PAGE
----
It takes a lot to write a novel but if you’ve followed me on Twitter, you know that I write my own pain into my work. As I said recently, it’s been a long week and you’re getting the darker side of my writing these days. Why? Because this blog sometimes functions as my diary and repository of all my thoughts. Unfortunately for you, its been a tough week. So, enjoy what is probably fiction; maybe its not. Either way, this has rattled around in my brain since Thursday.
A hand stretches out and over it, I see angry eyes, unwilling to turn around.
They fought over his father’s death, a man my father hated for the pain and indifference he inflicted on the family, but it was leveraged to make my mother feel bad. It wasn’t her fault that we missed the funeral; we were out of the country, visiting family in Ireland. But he’s as cruel as his own hated father and uses the funeral as an excuse to manipulate my mother and excuse his own behavior. Their words shake the tiny house, the only one we can afford since it seems beneath him to pay his court-ordered child support. After all, the trip to visit family had been subsidized by her father, so we could finally meet them.
Angry words rattle the windows before he finally storms out. I’m just old enough to know that if I let him go, I’ll never see him again. My slender, childish legs labor to reach the end of the drive before he pulls away and I’m still too late. The last I see of him is his angry eyes in the rearview mirror as I reach for him and fall sobbing to the cracked pavement in front of my home.
Restless teenaged years go by before the Internet grows enough for me to track him down. He lives in Hawaii with his new wife. She’s only seven years older than me. I’m sixteen and horrified. But at my insistence, hopeful for some Hollywood style reunion, he comes to my High School graduation. His new wife draws too many comments and I’m uncomfortably aware of how close in age we are.
When I enter college, I keep him at arm’s length. As I start my career, I push his overtures at reconciliation even further away as every time I try, he’s there for six months at most before he disappears again, leaving me lost and alone. Wondering what I did wrong or why this can’t be like the homey fairy tale media feeds me.
“He’s sick. You have to come,” an email tells me from an unknown sender. A friend of his, who thinks well enough of him and believes the lies he tells. This man thinks I am a soulless woman, uncaring of an ailing father. He doesn’t get to hear my side of things, my years of pain, torment, self-doubt, and quest for validation.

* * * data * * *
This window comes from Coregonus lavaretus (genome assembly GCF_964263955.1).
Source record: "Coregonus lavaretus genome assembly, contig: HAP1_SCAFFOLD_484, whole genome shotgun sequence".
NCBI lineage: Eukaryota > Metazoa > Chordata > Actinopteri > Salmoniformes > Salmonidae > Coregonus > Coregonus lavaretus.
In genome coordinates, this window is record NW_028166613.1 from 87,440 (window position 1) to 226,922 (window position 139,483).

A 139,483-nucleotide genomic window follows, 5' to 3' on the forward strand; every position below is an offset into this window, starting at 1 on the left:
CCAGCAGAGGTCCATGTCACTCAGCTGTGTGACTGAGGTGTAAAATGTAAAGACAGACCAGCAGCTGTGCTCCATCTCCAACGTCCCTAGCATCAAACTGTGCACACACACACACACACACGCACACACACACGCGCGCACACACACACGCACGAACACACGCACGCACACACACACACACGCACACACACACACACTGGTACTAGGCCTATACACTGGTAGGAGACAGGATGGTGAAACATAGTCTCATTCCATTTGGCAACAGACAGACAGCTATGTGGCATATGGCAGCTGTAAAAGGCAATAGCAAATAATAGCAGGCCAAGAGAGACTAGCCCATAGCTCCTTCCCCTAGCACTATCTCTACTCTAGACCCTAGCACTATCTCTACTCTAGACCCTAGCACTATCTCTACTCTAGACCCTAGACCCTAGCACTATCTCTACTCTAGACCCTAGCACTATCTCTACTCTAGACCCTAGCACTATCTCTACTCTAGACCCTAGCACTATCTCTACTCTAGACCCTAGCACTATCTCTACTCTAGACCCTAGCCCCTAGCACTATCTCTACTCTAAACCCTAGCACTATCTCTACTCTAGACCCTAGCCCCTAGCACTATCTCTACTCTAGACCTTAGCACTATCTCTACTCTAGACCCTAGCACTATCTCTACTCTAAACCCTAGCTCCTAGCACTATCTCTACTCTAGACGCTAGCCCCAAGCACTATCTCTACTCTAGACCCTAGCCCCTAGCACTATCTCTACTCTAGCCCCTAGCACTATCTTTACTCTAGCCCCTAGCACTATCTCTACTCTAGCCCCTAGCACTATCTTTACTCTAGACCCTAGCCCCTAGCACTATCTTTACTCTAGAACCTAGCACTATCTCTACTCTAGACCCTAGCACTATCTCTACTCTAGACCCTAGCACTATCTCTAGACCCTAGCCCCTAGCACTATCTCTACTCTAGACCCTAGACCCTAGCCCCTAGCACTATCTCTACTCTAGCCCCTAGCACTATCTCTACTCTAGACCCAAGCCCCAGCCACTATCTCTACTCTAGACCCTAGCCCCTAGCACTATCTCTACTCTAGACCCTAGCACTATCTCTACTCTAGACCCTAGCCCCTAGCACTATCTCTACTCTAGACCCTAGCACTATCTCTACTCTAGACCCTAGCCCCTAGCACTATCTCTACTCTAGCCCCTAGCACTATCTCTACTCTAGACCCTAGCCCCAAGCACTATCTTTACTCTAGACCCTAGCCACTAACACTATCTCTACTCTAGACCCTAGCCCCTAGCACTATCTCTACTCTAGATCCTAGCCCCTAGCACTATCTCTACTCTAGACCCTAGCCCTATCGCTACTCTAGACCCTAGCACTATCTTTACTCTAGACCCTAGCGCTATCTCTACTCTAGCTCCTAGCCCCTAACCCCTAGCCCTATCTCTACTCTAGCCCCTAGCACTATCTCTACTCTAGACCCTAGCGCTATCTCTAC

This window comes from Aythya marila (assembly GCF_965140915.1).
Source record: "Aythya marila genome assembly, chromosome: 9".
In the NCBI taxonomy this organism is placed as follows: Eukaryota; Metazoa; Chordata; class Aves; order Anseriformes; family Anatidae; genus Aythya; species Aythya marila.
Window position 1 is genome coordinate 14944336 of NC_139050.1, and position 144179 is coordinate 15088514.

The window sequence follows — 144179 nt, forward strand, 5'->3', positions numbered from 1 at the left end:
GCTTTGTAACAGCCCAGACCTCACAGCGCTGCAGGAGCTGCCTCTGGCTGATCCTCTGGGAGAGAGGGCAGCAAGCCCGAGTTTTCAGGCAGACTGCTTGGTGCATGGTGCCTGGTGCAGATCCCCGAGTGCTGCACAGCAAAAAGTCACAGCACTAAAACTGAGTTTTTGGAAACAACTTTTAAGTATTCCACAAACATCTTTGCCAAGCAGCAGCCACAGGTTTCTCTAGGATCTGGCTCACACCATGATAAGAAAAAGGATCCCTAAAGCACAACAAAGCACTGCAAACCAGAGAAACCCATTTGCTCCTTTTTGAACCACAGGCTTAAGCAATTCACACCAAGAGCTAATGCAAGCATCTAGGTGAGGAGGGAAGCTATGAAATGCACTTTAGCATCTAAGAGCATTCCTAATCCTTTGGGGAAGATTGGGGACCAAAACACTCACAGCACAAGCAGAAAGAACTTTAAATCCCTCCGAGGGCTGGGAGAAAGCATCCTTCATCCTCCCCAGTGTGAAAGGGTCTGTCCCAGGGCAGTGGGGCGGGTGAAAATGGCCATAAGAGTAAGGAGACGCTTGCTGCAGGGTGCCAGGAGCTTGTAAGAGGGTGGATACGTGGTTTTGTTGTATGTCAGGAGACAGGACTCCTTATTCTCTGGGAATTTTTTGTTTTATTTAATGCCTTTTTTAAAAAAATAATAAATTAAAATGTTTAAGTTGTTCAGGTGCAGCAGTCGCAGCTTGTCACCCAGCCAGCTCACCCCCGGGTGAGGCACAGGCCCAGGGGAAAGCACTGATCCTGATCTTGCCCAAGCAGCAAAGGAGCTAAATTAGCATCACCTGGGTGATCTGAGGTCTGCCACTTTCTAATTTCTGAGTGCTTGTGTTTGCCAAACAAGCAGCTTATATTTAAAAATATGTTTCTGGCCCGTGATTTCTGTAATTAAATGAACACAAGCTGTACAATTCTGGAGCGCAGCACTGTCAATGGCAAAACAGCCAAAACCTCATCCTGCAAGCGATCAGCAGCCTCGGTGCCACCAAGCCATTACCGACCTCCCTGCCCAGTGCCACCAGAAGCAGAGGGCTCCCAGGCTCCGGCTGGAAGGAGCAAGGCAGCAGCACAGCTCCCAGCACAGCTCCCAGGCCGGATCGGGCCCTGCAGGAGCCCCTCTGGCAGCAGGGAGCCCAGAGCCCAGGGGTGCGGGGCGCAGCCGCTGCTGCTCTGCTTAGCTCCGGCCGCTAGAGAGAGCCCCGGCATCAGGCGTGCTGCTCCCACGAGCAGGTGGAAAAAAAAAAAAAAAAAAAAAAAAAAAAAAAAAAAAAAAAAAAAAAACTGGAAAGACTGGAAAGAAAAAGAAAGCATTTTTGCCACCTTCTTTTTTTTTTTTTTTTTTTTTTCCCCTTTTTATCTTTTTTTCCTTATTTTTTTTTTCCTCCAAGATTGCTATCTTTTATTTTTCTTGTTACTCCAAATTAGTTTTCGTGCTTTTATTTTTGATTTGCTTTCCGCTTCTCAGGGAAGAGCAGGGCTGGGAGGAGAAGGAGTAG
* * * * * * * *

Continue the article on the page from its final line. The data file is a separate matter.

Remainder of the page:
Despite my reservations, I move heaven and earth. Money spent. Time spent. Tears shed into an aging couch that should have been replaced with the money that was spent.
I don’t love him. Love left long ago. But a societally imposed sense of filial duty drives me to action. The wheels start rolling as soon as work is done. A forgettable night in a motel and another six hours of driving brings me to his side.
The sense of dread that has grown over the last twenty-four hours is realized as I walk through the door. Trash, rotting food, and unrecognizable filth fill the tiny apartment. He staggers around, unaware of his surroundings. Blind and unable to smell the pile of soggy Cheerios that makes me gag.
A few carefully posed questions make me think he’s had a stroke or other mental event. Against his protests, we “kidnap” him and take him to the ER. Not the closest, but the one he said takes itinerant people, because he has no insurance and can’t afford the medical bills. He has a home, I’ve bought a small condo for him to live rent-free, but he’s so terrified of declaring bankruptcy for medical bills a second time that he won’t let us take him anywhere else.
Settling him into the hospital bed, I feel as though I’ve done the right thing. He’s safe and settled under medical care that can undoubtedly sort out his myriad issues. But hours go on, he grows cranky and irritable. Words come fast and hard. Hurtful. Cutting in a way only he can slice me. Because his slashing words don’t hit me directly. They’re aimed at my mother, the one adult who loved and cared for me. The bitter words of a life wasted and devoid of love slash at me like a scalpel.
Something in me breaks, cracks, and dies. After thirty years, I break out of the shackles of societal expectation, filial devotion, and unrealized expectations.
“You will not speak of her that way,” I cut off his next round of insults, long memorized and repeated to sympathetic and unknowing friends. “If there is anything in me you like and respect, it comes from her. Not you. She raised me after you left me sobbing in the street. Don’t think I don’t remember,” I whisper harshly. “There is nothing,” I say coldly, “nothing of you in me.”
I rise and turn away. The sound of a hand hitting the hospital bed’s rails rings in the small cubical. The little plastic button that holds the hospital band on clinks against plain metal as I walk out of the room.
A hand stretches out, but I’m too angry and tired to turn around.
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